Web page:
Sunday, May 22, 2011

Animal Kingdom Comes Up Short

As it does most years, the Preakness ended dreams of a Triple Crown for the Kentucky Derby winner yesterday.

But, unlike most of those years, this year's Derby winner — Animal Kingdom — almost pulled it off.

It didn't look that way at first. Animal Kingdom started the race way back in the pack, actually leading only one other horse as they made the first turn.

But then, as the Preakness progressed, it began to resemble the Kentucky Derby, in which Animal Kingdom made his move on the outside and overtook the rest of the field.

The same thing nearly happened yesterday.

Animal Kingdom shifted into the next gear and began passing horses on the outside — and was making what would have been a comeback of legend if he had been able to pull it off.

Shackleford, though, held off the hard–charging Animal Kingdom in a thrilling — and, for some lucky folks, a profitable — Preakness finish.

Does Animal Kingdom's loss mean there is little reason to watch the Belmont Stakes in three weeks? Hardly, according to Mark Breech of Sports Illustrated.

If Animal Kingdom had pulled off an historic reversal and won the Preakness, he might have been the one horse racing has been waiting for. And Breech thinks he should be the favorite to win the Belmont.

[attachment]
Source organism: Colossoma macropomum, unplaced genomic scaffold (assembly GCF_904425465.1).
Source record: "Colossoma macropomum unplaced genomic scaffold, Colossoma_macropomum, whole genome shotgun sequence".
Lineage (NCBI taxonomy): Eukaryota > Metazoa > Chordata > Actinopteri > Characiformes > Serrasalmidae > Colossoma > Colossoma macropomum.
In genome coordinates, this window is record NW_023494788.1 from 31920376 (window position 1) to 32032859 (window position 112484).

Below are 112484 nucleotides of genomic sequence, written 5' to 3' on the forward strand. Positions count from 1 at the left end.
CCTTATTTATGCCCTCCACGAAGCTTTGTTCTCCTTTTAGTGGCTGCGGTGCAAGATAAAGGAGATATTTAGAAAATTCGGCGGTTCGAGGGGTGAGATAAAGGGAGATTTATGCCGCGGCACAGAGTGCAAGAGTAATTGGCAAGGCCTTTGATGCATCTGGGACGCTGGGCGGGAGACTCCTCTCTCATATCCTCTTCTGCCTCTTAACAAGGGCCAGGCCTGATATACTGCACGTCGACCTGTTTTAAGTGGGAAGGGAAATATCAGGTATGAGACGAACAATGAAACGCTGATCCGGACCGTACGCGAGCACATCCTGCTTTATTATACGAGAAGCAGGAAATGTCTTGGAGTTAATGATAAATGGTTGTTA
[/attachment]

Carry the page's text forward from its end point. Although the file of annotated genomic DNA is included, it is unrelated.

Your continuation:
If Animal Kingdom does win the Belmont, he will have achieved something that has been almost as rare as Triple Crown winners. He will have won the first and third jewels of the Triple Crown (with a near–miss in the second).

Thunder Gulch, in 1995, was the last horse to win the Kentucky Derby and the Belmont. There have been seven horses since then who have won the first two jewels but have fallen short in the third, the longest and most grueling of the three races.

And two horses have won the second and third jewels but not the first.

Animal Kingdom, writes Breech, "should love the immensity of the Triple Crown's third track. ... Animal Kingdom has been the fastest horse at the end of both of the first two races in this series. Having more room to run can only be to his benefit."

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